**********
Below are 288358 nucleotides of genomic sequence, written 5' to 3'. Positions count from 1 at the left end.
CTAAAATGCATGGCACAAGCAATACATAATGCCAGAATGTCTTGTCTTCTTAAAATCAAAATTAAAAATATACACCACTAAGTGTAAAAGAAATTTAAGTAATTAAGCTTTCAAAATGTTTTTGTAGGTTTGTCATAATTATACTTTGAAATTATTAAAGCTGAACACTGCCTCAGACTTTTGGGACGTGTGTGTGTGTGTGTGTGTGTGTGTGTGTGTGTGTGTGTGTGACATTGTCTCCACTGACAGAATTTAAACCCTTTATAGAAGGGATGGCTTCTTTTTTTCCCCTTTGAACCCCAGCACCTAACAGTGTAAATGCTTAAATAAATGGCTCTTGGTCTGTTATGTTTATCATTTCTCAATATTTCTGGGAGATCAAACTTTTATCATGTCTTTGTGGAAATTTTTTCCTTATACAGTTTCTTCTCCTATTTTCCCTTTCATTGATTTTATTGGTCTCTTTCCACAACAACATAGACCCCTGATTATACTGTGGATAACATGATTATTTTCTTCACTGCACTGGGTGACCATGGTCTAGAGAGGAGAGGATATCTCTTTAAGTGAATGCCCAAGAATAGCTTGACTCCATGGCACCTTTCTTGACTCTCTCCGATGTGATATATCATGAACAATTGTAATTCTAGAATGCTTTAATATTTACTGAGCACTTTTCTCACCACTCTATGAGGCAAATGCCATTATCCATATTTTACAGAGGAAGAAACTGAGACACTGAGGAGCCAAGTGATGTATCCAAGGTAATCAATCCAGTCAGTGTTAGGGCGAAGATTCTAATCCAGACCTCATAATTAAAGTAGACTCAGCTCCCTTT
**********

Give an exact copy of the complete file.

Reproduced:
Below are 288358 nucleotides of genomic sequence, written 5' to 3'. Positions count from 1 at the left end.
CTAAAATGCATGGCACAAGCAATACATAATGCCAGAATGTCTTGTCTTCTTAAAATCAAAATTAAAAATATACACCACTAAGTGTAAAAGAAATTTAAGTAATTAAGCTTTCAAAATGTTTTTGTAGGTTTGTCATAATTATACTTTGAAATTATTAAAGCTGAACACTGCCTCAGACTTTTGGGACGTGTGTGTGTGTGTGTGTGTGTGTGTGTGTGTGTGTGTGTGTGACATTGTCTCCACTGACAGAATTTAAACCCTTTATAGAAGGGATGGCTTCTTTTTTTCCCCTTTGAACCCCAGCACCTAACAGTGTAAATGCTTAAATAAATGGCTCTTGGTCTGTTATGTTTATCATTTCTCAATATTTCTGGGAGATCAAACTTTTATCATGTCTTTGTGGAAATTTTTTCCTTATACAGTTTCTTCTCCTATTTTCCCTTTCATTGATTTTATTGGTCTCTTTCCACAACAACATAGACCCCTGATTATACTGTGGATAACATGATTATTTTCTTCACTGCACTGGGTGACCATGGTCTAGAGAGGAGAGGATATCTCTTTAAGTGAATGCCCAAGAATAGCTTGACTCCATGGCACCTTTCTTGACTCTCTCCGATGTGATATATCATGAACAATTGTAATTCTAGAATGCTTTAATATTTACTGAGCACTTTTCTCACCACTCTATGAGGCAAATGCCATTATCCATATTTTACAGAGGAAGAAACTGAGACACTGAGGAGCCAAGTGATGTATCCAAGGTAATCAATCCAGTCAGTGTTAGGGCGAAGATTCTAATCCAGACCTCATAATTAAAGTAGACTCAGCTCCCTTT